Klaren WD, Rusyn I. 2018. High-content assay multiplexing for muscle toxicity screening in human-induced pluripotent stem cell-derived skeletal myoblasts. Assay Drug Dev Technol 16(6):333–342, PMID: 30070899.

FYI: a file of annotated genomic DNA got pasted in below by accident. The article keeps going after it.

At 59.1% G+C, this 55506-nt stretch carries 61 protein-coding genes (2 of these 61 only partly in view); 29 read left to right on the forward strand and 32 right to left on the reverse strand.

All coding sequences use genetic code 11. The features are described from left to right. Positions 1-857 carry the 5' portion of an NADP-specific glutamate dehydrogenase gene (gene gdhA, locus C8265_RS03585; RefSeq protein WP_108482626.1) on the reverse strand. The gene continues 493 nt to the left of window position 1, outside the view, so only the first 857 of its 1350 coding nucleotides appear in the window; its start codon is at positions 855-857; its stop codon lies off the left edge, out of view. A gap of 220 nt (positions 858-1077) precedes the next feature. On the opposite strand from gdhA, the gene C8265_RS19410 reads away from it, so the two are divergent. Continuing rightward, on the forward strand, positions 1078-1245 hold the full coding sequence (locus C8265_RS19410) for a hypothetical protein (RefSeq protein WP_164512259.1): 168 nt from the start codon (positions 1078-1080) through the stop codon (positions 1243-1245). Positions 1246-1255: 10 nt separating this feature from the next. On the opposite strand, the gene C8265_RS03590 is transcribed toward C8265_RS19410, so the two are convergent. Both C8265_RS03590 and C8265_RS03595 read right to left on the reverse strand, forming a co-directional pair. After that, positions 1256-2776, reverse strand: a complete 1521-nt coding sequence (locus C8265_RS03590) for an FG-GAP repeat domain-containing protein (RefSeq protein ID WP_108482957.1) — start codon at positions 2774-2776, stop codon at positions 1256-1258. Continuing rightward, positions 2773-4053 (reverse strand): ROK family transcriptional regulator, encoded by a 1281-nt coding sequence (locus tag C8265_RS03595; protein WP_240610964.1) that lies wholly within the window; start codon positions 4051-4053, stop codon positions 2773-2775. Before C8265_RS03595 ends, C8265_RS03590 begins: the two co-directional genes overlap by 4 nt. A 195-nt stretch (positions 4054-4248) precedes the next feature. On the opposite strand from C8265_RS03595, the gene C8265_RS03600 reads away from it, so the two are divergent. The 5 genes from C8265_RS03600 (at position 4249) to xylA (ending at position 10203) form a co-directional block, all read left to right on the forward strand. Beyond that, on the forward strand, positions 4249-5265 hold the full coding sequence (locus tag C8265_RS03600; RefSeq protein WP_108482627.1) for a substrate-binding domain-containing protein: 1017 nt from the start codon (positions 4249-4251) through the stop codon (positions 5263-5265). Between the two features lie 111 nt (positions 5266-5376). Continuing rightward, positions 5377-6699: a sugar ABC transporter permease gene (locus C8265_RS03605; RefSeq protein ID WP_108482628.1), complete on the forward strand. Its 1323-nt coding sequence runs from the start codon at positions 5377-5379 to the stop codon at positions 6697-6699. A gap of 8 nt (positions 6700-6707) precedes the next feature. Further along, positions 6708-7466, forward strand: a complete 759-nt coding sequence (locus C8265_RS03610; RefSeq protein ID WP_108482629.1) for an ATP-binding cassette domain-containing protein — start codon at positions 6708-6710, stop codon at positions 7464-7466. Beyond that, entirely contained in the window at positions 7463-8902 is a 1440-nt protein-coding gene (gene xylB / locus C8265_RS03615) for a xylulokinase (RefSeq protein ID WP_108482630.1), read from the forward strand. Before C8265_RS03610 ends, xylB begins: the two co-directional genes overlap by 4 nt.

Skeletal muscle-associated toxicity is an underresearched area in the field of high-throughput toxicity screening; hence, the potential adverse effects of drugs and chemicals on skeletal muscle are largely unknown. Novel organotypic microphysiological in vitro models are being developed to replicate the contractile function of skeletal muscle; however, the throughput and a need for specialized equipment may limit the utility of these tissue chip models for screening. In addition, recent developments in stem cell biology have resulted in the generation of induced pluripotent stem cell (iPSC)-derived skeletal myoblasts that enable high-throughput in vitro screening. This study set out to develop a high-throughput multiplexed assay using iPSC-derived skeletal myoblasts that can be used as a first-pass screen to assess the potential for chemicals to affect skeletal muscle. We found that cytotoxicity and cytoskeletal integrity are most useful and reproducible assays for the skeletal myoblasts when evaluating overall cellular health or gauging disruptions in actin polymerization following 24 h of exposure. Both assays are based on high-content imaging and quantitative image processing to derive quantitative phenotypes. Both assays showed good to excellent assay robustness and reproducibility measured by interplate and interday replicability, coefficients of variation of negative controls, and Z′-factors for positive control chemicals. Concentration response assessment of muscle-related toxicants showed specificity of the observed effects compared to the general cytotoxicity. Overall, this study establishes a high-throughput multiplexed assay using skeletal myoblasts that may be used for screening and prioritization of chemicals for more complex tissue chip-based and in vivo evaluation.